By now you know the backstory: The Yankees suffered a crushing loss to the Indians in Game 2 of the ALDS in large part because New York manager Joe Girardi declined to challenge a critical call on the field. 

With two out, runners on the corners, and the Yankees leading by five runs, Lonnie Chisenhall fouled off six straight pitches from Chad Green before the plate ump ruled that the seventh pitch of the at-bat hit him on the hand. That loaded the bases and brought Francisco Lindor to the plate. The problem is that the pitch in question didn't hit Chisenhall but rather grazed the knob of his bat before settling into catcher Gary Sanchez's glove. It should've been a foul-tip strikeout that ended the inning, but instead it lead to the Yankees' biggest blown lead in a playoff game since 2002 ...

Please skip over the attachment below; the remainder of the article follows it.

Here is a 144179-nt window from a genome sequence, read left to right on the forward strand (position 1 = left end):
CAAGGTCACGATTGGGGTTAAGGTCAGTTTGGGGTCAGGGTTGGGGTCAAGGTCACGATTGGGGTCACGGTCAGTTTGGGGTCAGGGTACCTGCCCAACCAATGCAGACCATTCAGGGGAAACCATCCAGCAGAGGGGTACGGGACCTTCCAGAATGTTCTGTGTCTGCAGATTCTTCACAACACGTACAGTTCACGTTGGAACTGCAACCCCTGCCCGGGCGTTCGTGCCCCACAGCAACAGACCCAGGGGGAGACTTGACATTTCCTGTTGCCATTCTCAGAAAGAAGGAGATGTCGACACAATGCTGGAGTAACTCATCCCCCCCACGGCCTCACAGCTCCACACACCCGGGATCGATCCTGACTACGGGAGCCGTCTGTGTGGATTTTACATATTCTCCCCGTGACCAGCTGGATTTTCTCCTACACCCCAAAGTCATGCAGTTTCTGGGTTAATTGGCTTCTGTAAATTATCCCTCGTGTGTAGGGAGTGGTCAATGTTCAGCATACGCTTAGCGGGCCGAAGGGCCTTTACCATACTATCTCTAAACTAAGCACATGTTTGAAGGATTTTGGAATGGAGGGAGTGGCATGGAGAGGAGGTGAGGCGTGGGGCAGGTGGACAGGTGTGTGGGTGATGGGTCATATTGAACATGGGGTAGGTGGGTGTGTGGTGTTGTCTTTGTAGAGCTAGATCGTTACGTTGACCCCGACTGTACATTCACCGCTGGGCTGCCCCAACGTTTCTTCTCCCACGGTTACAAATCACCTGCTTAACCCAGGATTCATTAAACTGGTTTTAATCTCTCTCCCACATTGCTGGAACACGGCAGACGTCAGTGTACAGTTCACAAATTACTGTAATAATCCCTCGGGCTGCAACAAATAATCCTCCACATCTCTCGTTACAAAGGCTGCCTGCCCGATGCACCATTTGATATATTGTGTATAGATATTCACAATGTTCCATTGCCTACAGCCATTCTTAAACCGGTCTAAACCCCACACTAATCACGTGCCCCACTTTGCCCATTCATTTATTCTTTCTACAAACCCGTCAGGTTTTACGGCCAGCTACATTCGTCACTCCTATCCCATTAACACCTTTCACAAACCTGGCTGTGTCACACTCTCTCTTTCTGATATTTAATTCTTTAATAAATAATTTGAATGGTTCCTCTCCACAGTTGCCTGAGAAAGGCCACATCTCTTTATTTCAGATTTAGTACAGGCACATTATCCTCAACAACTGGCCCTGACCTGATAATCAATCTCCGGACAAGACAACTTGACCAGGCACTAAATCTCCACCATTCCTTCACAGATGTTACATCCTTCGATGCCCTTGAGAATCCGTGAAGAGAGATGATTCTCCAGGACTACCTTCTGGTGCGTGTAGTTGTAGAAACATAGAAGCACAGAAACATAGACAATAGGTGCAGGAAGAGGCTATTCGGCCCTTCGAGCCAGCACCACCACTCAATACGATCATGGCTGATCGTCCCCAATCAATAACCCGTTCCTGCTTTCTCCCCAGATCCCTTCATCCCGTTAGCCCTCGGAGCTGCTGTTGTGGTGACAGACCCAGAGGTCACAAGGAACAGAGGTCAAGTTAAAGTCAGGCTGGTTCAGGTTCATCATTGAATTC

The question is why Yankees manager Joe Girardi didn't challenge the ruling on the field. Sanchez was imploring him to do so, but Girardi, for reasons sufficient unto himself, chose not to. It was a massive error on Girardi's part, and it may have in essence snuffed out the Yankees' postseason hopes. 

Initially, Girardi explained himself by saying he wasn't sure the call would've been overturned and, more curiously, that he didn't want to upset his pitcher's rhythm. Still, the downside of losing that challenge is far, far outstripped by the upside of winning it. Nevermind that the call almost certainly would've been overturned, it should've been an obvious choice for Girardi. 

The next morning, it seems that reality has set it. Here's what Girardi said after one of the biggest managerial gaffes in postseason history: 

And ... 

That's striking the right tone for what was an obvious mistake, but this is really the tone he should've struck in his post-game comments. Either way, this is going to hang over Girardi's head for a long time.